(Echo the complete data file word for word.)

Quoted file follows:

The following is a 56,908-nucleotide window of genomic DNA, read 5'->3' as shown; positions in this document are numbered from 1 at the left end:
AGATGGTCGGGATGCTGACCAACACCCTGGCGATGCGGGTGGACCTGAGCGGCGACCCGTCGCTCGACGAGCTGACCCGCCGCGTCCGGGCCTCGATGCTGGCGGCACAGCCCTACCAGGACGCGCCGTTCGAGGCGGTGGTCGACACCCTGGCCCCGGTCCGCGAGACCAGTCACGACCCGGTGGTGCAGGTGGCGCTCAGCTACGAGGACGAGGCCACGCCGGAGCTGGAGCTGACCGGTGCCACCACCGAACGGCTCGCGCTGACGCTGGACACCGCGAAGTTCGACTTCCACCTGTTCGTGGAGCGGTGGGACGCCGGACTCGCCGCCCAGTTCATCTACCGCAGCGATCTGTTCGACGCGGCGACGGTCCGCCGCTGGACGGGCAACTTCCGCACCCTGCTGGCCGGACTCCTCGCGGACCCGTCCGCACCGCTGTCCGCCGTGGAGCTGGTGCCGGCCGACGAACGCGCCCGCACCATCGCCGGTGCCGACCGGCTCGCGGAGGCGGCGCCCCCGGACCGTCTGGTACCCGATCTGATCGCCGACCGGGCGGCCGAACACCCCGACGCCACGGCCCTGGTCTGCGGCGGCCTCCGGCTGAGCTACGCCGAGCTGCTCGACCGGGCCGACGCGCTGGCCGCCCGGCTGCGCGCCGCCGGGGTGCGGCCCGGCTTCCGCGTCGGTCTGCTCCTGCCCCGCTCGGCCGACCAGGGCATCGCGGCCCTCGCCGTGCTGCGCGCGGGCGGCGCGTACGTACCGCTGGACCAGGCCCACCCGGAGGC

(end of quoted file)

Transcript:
The following is a 56,908-nucleotide window of genomic DNA, read 5'->3' as shown; positions in this document are numbered from 1 at the left end:
AGATGGTCGGGATGCTGACCAACACCCTGGCGATGCGGGTGGACCTGAGCGGCGACCCGTCGCTCGACGAGCTGACCCGCCGCGTCCGGGCCTCGATGCTGGCGGCACAGCCCTACCAGGACGCGCCGTTCGAGGCGGTGGTCGACACCCTGGCCCCGGTCCGCGAGACCAGTCACGACCCGGTGGTGCAGGTGGCGCTCAGCTACGAGGACGAGGCCACGCCGGAGCTGGAGCTGACCGGTGCCACCACCGAACGGCTCGCGCTGACGCTGGACACCGCGAAGTTCGACTTCCACCTGTTCGTGGAGCGGTGGGACGCCGGACTCGCCGCCCAGTTCATCTACCGCAGCGATCTGTTCGACGCGGCGACGGTCCGCCGCTGGACGGGCAACTTCCGCACCCTGCTGGCCGGACTCCTCGCGGACCCGTCCGCACCGCTGTCCGCCGTGGAGCTGGTGCCGGCCGACGAACGCGCCCGCACCATCGCCGGTGCCGACCGGCTCGCGGAGGCGGCGCCCCCGGACCGTCTGGTACCCGATCTGATCGCCGACCGGGCGGCCGAACACCCCGACGCCACGGCCCTGGTCTGCGGCGGCCTCCGGCTGAGCTACGCCGAGCTGCTCGACCGGGCCGACGCGCTGGCCGCCCGGCTGCGCGCCGCCGGGGTGCGGCCCGGCTTCCGCGTCGGTCTGCTCCTGCCCCGCTCGGCCGACCAGGGCATCGCGGCCCTCGCCGTGCTGCGCGCGGGCGGCGCGTACGTACCGCTGGACCAGGCCCACCCGGAGGC